Sometimes you’re not going to be able to write. You will wake up sick, injured, depressed, or in some other condition that prevents you from working. And if you’re anything like me, you will hate yourself for it. Let’s take a moment to examine this scenario.
What does this look like?
This is more than the obvious, “there are no words on the page.” When I talk about not being able to write, I don’t mean a surface-level “I don’t feel like it” or “I’m too busy.” I’m referring to the physically painful realization that you are incapable of putting letters down on the page to form words. Everything you have tried has failed and now your cursor blinks in time with its raucous laughter, taunting your ineptitude and the obvious forthcoming ruination of your writing career. You are doomed. Fade to black. Despacito plays.
Just kidding. But it feels this way, especially if you don’t have a lot of support behind your work.
What causes this?
Not being able to write has many different causes. Sometimes it’s a simple case of writer’s block or mental resistance. There have been so many articles written about this, including my own, so I won’t really go into detail about that here. What I wanted to talk about today is when you are struggling in some way that interferes with your ability to get thoughts from your brain to your fingers.
When you’re struggling with physical/mental illness, you’re under a lot of stress, or when you haven’t been sleeping, eating, or exercising like you need to, it can cause a thick fog to drift into your skull. It dulls your thoughts, slows you down, and makes everything feel a thousand times harder to do.
For me, it has been all of the above reasons all at once. The first day, I thought “oh sure, why not take a break? It’s alright.” The second day it started to turn into, “you should really be working, Charlie. Maybe try harder?” Then while sitting at the computer, feeling physically terrible, the thoughts of “if you don’t write anything right now, you’re taking advantage of your situation,” started to creep in. By day three and four, it was “wow, you’re really never going to amount to anything, are you?” and other nonsense.
And it is nonsense. A lot has been going on, and that’s okay. Even if I never wrote another word as long as I lived, it doesn’t mean that I never amounted to anything. That’s…a tad extreme, isn’t it? What does that mean, anyway? Amounting to what? For what?
Either way, it doesn’t matter. Here I am, writing again (and there was much rejoicing). The important part to remember, is that unless you continue to berate yourself and tell yourself that you’re nothing, I feel like there’s actually only a slim chance of never writing again.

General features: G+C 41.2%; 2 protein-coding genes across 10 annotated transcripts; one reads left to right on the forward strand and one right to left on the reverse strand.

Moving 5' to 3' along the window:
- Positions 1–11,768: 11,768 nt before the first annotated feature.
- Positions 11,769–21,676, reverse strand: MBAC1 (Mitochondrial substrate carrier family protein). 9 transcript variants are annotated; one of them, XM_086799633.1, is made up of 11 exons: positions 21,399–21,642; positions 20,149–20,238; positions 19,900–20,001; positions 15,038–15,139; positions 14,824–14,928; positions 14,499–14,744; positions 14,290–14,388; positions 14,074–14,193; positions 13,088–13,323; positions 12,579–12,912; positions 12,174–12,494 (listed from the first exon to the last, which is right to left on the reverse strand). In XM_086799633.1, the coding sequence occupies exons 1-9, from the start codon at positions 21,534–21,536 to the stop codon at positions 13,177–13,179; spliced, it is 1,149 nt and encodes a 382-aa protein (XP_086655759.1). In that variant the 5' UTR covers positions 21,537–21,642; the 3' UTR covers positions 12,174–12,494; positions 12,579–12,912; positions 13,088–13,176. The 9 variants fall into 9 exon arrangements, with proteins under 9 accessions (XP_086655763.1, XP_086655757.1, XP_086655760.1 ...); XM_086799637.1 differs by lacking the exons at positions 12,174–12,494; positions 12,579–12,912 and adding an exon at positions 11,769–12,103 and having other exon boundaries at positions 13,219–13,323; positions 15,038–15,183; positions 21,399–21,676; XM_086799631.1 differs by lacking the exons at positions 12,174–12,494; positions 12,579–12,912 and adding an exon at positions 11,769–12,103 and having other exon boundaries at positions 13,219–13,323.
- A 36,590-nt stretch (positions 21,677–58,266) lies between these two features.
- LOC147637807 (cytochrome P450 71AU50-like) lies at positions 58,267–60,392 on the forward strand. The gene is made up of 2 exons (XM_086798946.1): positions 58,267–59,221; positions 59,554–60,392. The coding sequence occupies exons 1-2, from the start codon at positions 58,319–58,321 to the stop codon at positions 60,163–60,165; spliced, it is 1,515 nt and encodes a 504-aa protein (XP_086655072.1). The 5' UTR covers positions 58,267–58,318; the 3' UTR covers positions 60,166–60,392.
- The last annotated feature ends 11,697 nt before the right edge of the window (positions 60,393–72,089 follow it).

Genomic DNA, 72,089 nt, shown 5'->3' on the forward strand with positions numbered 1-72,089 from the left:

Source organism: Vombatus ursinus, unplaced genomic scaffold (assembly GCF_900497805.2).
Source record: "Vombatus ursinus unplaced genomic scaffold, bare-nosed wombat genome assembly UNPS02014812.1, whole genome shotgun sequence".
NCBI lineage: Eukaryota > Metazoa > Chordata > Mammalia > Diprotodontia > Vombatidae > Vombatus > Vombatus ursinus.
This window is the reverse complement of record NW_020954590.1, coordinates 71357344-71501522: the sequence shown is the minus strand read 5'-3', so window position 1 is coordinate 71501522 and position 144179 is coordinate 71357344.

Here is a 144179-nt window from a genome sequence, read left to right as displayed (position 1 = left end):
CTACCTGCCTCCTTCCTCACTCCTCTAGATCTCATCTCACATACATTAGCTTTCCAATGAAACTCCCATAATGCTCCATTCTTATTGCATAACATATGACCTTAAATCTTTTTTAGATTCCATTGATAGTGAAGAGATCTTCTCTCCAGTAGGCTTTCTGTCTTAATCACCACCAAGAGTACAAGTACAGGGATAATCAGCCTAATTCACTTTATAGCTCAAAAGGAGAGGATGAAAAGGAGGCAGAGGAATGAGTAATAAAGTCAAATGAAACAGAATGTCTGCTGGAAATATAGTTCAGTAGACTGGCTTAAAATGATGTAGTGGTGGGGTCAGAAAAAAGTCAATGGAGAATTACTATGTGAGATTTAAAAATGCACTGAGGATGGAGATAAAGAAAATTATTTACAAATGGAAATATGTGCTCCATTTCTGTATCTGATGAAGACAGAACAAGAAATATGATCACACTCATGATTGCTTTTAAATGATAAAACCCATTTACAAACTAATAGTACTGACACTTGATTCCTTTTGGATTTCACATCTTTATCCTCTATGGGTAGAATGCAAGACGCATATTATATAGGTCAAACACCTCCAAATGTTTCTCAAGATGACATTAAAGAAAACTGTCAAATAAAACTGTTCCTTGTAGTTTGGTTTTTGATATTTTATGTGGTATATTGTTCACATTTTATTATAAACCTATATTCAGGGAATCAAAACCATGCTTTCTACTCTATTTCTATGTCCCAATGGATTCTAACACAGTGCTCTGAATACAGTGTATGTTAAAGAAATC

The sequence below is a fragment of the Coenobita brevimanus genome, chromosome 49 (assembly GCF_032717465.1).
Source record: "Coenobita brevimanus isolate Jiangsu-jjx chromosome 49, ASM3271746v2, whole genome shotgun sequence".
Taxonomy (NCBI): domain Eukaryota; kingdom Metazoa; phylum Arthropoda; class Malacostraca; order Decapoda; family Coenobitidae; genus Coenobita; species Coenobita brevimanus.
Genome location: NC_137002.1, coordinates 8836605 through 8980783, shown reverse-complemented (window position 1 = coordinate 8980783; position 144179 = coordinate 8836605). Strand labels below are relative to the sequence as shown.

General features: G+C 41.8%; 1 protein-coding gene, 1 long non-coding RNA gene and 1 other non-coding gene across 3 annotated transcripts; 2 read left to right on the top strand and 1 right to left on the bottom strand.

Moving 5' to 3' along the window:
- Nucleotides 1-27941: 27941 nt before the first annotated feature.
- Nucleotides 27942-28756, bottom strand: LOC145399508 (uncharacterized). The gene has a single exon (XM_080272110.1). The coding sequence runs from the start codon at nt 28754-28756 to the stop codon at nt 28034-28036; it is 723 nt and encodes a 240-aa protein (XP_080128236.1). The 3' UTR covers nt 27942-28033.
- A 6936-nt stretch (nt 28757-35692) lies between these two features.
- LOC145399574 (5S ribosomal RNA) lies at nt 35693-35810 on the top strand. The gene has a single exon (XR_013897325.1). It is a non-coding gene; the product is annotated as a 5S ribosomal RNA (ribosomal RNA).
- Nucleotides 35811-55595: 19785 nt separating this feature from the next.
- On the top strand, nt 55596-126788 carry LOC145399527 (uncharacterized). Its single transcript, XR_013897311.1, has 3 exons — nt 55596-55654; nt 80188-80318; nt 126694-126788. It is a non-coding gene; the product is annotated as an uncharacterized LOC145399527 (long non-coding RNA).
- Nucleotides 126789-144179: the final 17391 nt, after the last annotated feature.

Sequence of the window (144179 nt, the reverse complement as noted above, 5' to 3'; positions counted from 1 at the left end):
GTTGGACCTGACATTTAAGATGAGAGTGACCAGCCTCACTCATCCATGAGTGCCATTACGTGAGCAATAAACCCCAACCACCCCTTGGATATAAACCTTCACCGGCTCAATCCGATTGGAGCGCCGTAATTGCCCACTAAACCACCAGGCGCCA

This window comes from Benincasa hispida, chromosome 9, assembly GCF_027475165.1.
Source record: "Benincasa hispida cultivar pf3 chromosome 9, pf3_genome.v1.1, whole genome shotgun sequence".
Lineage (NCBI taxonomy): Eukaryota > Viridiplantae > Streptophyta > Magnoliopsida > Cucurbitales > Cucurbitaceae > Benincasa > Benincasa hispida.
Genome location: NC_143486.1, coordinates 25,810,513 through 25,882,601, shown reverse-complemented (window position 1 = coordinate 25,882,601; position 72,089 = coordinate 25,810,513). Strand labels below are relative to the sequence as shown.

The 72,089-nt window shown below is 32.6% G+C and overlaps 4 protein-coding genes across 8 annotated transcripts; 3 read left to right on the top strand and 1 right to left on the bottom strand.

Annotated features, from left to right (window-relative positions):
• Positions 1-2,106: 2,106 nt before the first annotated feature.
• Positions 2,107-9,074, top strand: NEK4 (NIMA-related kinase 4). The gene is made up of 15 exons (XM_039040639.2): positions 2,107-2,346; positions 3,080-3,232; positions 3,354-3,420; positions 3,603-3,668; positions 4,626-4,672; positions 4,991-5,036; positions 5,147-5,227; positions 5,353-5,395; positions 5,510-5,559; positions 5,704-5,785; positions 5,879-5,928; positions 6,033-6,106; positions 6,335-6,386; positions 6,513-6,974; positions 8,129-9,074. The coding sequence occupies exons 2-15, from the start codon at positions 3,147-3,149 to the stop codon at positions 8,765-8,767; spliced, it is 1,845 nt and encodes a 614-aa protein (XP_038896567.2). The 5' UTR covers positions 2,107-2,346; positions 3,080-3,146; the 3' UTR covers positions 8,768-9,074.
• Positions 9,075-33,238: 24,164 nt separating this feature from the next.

So what do I do about it?
Be kind to yourself and ride it out. Some people depend on writing a super huge amount of words every single day in order to survive, and I’m going to be honest: I unfortunately have no advice for you. You are far beyond where I am now or probably ever will be.
But for the rest of you who aren’t living the hustler life, here’s what I’ve learned over the past week or so (yes, it’s been way longer than I would like, but that’s okay):
- It happens to just about everyone. I think it actually happens to literally everyone, and those who say it doesn’t are lying, but I’ll let it be.
- Beating yourself up about it only makes it worse.
- Denying care to yourself (such as medications you need or getting extra rest) will only make it worse. You cannot punish yourself out of this. You aren’t being lazy, you are being mortal. That’s okay.
- Don’t think that you can jump straight back into full days or pre-episode efforts right away. Take it easy when you get back. Maybe you can get right back on the horse, but I would recommend trying half or quarter efforts first.
- I have realized this problem is recurring for me, so I’m going to build a backlog of posts, stories, etc. This means I’ll have something to fall back on when this happens again. At the very least I want to have blog posts I can schedule so I don’t miss a Saturday post.
What does the future hold?
Unknown. I will continue to work on getting back to a normal, full-time schedule, and then I’m going to try to keep track of everything from here on out. Major events, hours worked, the way I feel after each day is over and throughout the day as well, to make sure I’m not doing this to myself through overwork. I’m also going to keep an eye on what I’m eating, how much I’m exercising, how often I see the sun (hiss), and the like. Maybe I’ll figure out some kind of formula for how I can minimize future episodes. For now I’m going to keep being kind to myself so I can continue even a little.